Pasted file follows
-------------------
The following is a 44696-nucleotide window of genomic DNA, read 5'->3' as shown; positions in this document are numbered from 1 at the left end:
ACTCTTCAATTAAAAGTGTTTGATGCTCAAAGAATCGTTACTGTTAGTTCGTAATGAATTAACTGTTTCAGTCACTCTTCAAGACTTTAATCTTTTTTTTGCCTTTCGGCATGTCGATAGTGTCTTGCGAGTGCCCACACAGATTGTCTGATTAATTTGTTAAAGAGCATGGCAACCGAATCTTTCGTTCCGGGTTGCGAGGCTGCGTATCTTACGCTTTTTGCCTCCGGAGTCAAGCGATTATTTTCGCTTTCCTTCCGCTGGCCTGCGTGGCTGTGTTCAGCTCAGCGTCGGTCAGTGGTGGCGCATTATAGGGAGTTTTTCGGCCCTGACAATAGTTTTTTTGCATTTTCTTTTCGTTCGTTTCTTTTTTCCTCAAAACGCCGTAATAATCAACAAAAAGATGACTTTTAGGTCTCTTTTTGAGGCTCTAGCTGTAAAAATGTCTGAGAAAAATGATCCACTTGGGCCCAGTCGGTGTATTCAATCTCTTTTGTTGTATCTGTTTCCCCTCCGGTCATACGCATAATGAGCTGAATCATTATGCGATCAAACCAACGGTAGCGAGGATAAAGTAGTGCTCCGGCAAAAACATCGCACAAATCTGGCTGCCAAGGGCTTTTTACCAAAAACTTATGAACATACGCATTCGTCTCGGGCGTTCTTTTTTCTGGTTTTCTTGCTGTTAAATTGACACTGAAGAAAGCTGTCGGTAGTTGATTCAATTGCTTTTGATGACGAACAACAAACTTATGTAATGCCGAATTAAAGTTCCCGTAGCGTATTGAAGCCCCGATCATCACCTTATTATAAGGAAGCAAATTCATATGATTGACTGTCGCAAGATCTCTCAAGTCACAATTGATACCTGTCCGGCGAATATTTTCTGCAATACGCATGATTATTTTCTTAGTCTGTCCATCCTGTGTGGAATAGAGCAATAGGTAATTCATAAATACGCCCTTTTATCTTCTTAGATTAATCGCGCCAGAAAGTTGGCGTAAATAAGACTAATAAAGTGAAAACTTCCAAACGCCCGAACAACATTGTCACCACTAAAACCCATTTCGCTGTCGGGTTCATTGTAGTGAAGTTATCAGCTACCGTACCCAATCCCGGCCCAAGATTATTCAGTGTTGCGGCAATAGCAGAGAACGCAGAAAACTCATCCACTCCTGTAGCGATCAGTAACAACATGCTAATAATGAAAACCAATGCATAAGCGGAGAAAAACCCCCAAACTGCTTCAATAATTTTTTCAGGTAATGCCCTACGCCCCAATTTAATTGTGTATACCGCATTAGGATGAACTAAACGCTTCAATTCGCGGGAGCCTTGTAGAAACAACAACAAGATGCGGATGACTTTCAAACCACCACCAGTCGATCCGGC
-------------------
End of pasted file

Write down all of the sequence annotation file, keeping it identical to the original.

The following is a 44696-nucleotide window of genomic DNA, read 5'->3' as shown; positions in this document are numbered from 1 at the left end:
ACTCTTCAATTAAAAGTGTTTGATGCTCAAAGAATCGTTACTGTTAGTTCGTAATGAATTAACTGTTTCAGTCACTCTTCAAGACTTTAATCTTTTTTTTGCCTTTCGGCATGTCGATAGTGTCTTGCGAGTGCCCACACAGATTGTCTGATTAATTTGTTAAAGAGCATGGCAACCGAATCTTTCGTTCCGGGTTGCGAGGCTGCGTATCTTACGCTTTTTGCCTCCGGAGTCAAGCGATTATTTTCGCTTTCCTTCCGCTGGCCTGCGTGGCTGTGTTCAGCTCAGCGTCGGTCAGTGGTGGCGCATTATAGGGAGTTTTTCGGCCCTGACAATAGTTTTTTTGCATTTTCTTTTCGTTCGTTTCTTTTTTCCTCAAAACGCCGTAATAATCAACAAAAAGATGACTTTTAGGTCTCTTTTTGAGGCTCTAGCTGTAAAAATGTCTGAGAAAAATGATCCACTTGGGCCCAGTCGGTGTATTCAATCTCTTTTGTTGTATCTGTTTCCCCTCCGGTCATACGCATAATGAGCTGAATCATTATGCGATCAAACCAACGGTAGCGAGGATAAAGTAGTGCTCCGGCAAAAACATCGCACAAATCTGGCTGCCAAGGGCTTTTTACCAAAAACTTATGAACATACGCATTCGTCTCGGGCGTTCTTTTTTCTGGTTTTCTTGCTGTTAAATTGACACTGAAGAAAGCTGTCGGTAGTTGATTCAATTGCTTTTGATGACGAACAACAAACTTATGTAATGCCGAATTAAAGTTCCCGTAGCGTATTGAAGCCCCGATCATCACCTTATTATAAGGAAGCAAATTCATATGATTGACTGTCGCAAGATCTCTCAAGTCACAATTGATACCTGTCCGGCGAATATTTTCTGCAATACGCATGATTATTTTCTTAGTCTGTCCATCCTGTGTGGAATAGAGCAATAGGTAATTCATAAATACGCCCTTTTATCTTCTTAGATTAATCGCGCCAGAAAGTTGGCGTAAATAAGACTAATAAAGTGAAAACTTCCAAACGCCCGAACAACATTGTCACCACTAAAACCCATTTCGCTGTCGGGTTCATTGTAGTGAAGTTATCAGCTACCGTACCCAATCCCGGCCCAAGATTATTCAGTGTTGCGGCAATAGCAGAGAACGCAGAAAACTCATCCACTCCTGTAGCGATCAGTAACAACATGCTAATAATGAAAACCAATGCATAAGCGGAGAAAAACCCCCAAACTGCTTCAATAATTTTTTCAGGTAATGCCCTACGCCCCAATTTAATTGTGTATACCGCATTAGGATGAACTAAACGCTTCAATTCGCGGGAGCCTTGTAGAAACAACAACAAGATGCGGATGACTTTCAAACCACCACCAGTCGATCCGGC